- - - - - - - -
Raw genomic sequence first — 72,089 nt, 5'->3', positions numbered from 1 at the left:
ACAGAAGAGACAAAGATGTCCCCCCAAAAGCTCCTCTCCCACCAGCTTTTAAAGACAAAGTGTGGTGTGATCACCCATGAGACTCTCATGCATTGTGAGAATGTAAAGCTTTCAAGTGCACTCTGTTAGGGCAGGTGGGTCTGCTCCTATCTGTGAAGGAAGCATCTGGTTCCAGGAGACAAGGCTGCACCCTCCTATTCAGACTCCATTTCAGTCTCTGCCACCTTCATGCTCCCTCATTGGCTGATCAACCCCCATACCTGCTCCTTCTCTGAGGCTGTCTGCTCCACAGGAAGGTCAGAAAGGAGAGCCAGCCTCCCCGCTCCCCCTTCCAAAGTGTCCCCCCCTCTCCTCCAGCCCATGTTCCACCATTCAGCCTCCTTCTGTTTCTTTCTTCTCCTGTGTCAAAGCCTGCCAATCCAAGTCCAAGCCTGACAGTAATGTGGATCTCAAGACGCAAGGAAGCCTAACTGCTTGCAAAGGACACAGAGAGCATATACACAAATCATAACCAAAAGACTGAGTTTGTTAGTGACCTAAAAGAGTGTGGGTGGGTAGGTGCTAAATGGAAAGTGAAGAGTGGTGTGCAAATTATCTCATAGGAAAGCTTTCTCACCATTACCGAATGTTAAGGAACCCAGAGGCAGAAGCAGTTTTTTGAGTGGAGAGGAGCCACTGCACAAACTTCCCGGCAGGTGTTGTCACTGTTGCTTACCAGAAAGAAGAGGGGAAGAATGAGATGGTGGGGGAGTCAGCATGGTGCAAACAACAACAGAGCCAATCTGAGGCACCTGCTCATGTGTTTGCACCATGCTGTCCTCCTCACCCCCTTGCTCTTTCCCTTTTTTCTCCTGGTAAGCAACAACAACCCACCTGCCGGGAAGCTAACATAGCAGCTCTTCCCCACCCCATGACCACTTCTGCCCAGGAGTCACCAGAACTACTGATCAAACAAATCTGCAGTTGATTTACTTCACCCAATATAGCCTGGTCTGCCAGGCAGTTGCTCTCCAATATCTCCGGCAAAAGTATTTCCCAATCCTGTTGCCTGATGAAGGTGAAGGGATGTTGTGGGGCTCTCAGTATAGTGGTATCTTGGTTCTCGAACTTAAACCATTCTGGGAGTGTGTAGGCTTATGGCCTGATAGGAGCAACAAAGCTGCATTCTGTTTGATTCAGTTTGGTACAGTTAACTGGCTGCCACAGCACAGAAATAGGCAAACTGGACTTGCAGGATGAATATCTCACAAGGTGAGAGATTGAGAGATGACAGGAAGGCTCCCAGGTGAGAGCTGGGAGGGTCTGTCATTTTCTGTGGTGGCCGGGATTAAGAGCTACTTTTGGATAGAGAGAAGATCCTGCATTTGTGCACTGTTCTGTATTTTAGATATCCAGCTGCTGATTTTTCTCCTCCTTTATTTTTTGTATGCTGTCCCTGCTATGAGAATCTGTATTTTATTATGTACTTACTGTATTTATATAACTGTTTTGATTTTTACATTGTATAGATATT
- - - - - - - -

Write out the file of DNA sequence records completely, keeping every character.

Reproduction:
Raw genomic sequence first — 72,089 nt, 5'->3', positions numbered from 1 at the left:
ACAGAAGAGACAAAGATGTCCCCCCAAAAGCTCCTCTCCCACCAGCTTTTAAAGACAAAGTGTGGTGTGATCACCCATGAGACTCTCATGCATTGTGAGAATGTAAAGCTTTCAAGTGCACTCTGTTAGGGCAGGTGGGTCTGCTCCTATCTGTGAAGGAAGCATCTGGTTCCAGGAGACAAGGCTGCACCCTCCTATTCAGACTCCATTTCAGTCTCTGCCACCTTCATGCTCCCTCATTGGCTGATCAACCCCCATACCTGCTCCTTCTCTGAGGCTGTCTGCTCCACAGGAAGGTCAGAAAGGAGAGCCAGCCTCCCCGCTCCCCCTTCCAAAGTGTCCCCCCCTCTCCTCCAGCCCATGTTCCACCATTCAGCCTCCTTCTGTTTCTTTCTTCTCCTGTGTCAAAGCCTGCCAATCCAAGTCCAAGCCTGACAGTAATGTGGATCTCAAGACGCAAGGAAGCCTAACTGCTTGCAAAGGACACAGAGAGCATATACACAAATCATAACCAAAAGACTGAGTTTGTTAGTGACCTAAAAGAGTGTGGGTGGGTAGGTGCTAAATGGAAAGTGAAGAGTGGTGTGCAAATTATCTCATAGGAAAGCTTTCTCACCATTACCGAATGTTAAGGAACCCAGAGGCAGAAGCAGTTTTTTGAGTGGAGAGGAGCCACTGCACAAACTTCCCGGCAGGTGTTGTCACTGTTGCTTACCAGAAAGAAGAGGGGAAGAATGAGATGGTGGGGGAGTCAGCATGGTGCAAACAACAACAGAGCCAATCTGAGGCACCTGCTCATGTGTTTGCACCATGCTGTCCTCCTCACCCCCTTGCTCTTTCCCTTTTTTCTCCTGGTAAGCAACAACAACCCACCTGCCGGGAAGCTAACATAGCAGCTCTTCCCCACCCCATGACCACTTCTGCCCAGGAGTCACCAGAACTACTGATCAAACAAATCTGCAGTTGATTTACTTCACCCAATATAGCCTGGTCTGCCAGGCAGTTGCTCTCCAATATCTCCGGCAAAAGTATTTCCCAATCCTGTTGCCTGATGAAGGTGAAGGGATGTTGTGGGGCTCTCAGTATAGTGGTATCTTGGTTCTCGAACTTAAACCATTCTGGGAGTGTGTAGGCTTATGGCCTGATAGGAGCAACAAAGCTGCATTCTGTTTGATTCAGTTTGGTACAGTTAACTGGCTGCCACAGCACAGAAATAGGCAAACTGGACTTGCAGGATGAATATCTCACAAGGTGAGAGATTGAGAGATGACAGGAAGGCTCCCAGGTGAGAGCTGGGAGGGTCTGTCATTTTCTGTGGTGGCCGGGATTAAGAGCTACTTTTGGATAGAGAGAAGATCCTGCATTTGTGCACTGTTCTGTATTTTAGATATCCAGCTGCTGATTTTTCTCCTCCTTTATTTTTTGTATGCTGTCCCTGCTATGAGAATCTGTATTTTATTATGTACTTACTGTATTTATATAACTGTTTTGATTTTTACATTGTATAGATATT